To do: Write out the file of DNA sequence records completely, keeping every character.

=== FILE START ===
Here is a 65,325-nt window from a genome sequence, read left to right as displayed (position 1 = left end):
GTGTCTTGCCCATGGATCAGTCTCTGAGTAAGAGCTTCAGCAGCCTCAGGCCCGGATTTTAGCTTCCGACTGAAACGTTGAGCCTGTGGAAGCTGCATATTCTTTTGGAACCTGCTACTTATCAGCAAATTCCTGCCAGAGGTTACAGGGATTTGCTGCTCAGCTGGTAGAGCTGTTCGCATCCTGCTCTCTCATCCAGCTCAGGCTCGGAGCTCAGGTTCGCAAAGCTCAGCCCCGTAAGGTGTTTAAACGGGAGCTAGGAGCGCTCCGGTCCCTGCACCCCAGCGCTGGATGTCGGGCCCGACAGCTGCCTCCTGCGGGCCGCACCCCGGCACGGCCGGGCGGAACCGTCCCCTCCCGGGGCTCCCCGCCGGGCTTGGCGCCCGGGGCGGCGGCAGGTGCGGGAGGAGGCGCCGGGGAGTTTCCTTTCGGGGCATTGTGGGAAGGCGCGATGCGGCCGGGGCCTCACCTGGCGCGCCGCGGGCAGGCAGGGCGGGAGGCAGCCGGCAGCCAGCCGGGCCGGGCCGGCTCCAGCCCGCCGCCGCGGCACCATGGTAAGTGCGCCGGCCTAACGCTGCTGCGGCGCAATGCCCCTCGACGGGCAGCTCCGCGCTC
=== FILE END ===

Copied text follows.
Here is a 65,325-nt window from a genome sequence, read left to right as displayed (position 1 = left end):
GTGTCTTGCCCATGGATCAGTCTCTGAGTAAGAGCTTCAGCAGCCTCAGGCCCGGATTTTAGCTTCCGACTGAAACGTTGAGCCTGTGGAAGCTGCATATTCTTTTGGAACCTGCTACTTATCAGCAAATTCCTGCCAGAGGTTACAGGGATTTGCTGCTCAGCTGGTAGAGCTGTTCGCATCCTGCTCTCTCATCCAGCTCAGGCTCGGAGCTCAGGTTCGCAAAGCTCAGCCCCGTAAGGTGTTTAAACGGGAGCTAGGAGCGCTCCGGTCCCTGCACCCCAGCGCTGGATGTCGGGCCCGACAGCTGCCTCCTGCGGGCCGCACCCCGGCACGGCCGGGCGGAACCGTCCCCTCCCGGGGCTCCCCGCCGGGCTTGGCGCCCGGGGCGGCGGCAGGTGCGGGAGGAGGCGCCGGGGAGTTTCCTTTCGGGGCATTGTGGGAAGGCGCGATGCGGCCGGGGCCTCACCTGGCGCGCCGCGGGCAGGCAGGGCGGGAGGCAGCCGGCAGCCAGCCGGGCCGGGCCGGCTCCAGCCCGCCGCCGCGGCACCATGGTAAGTGCGCCGGCCTAACGCTGCTGCGGCGCAATGCCCCTCGACGGGCAGCTCCGCGCTC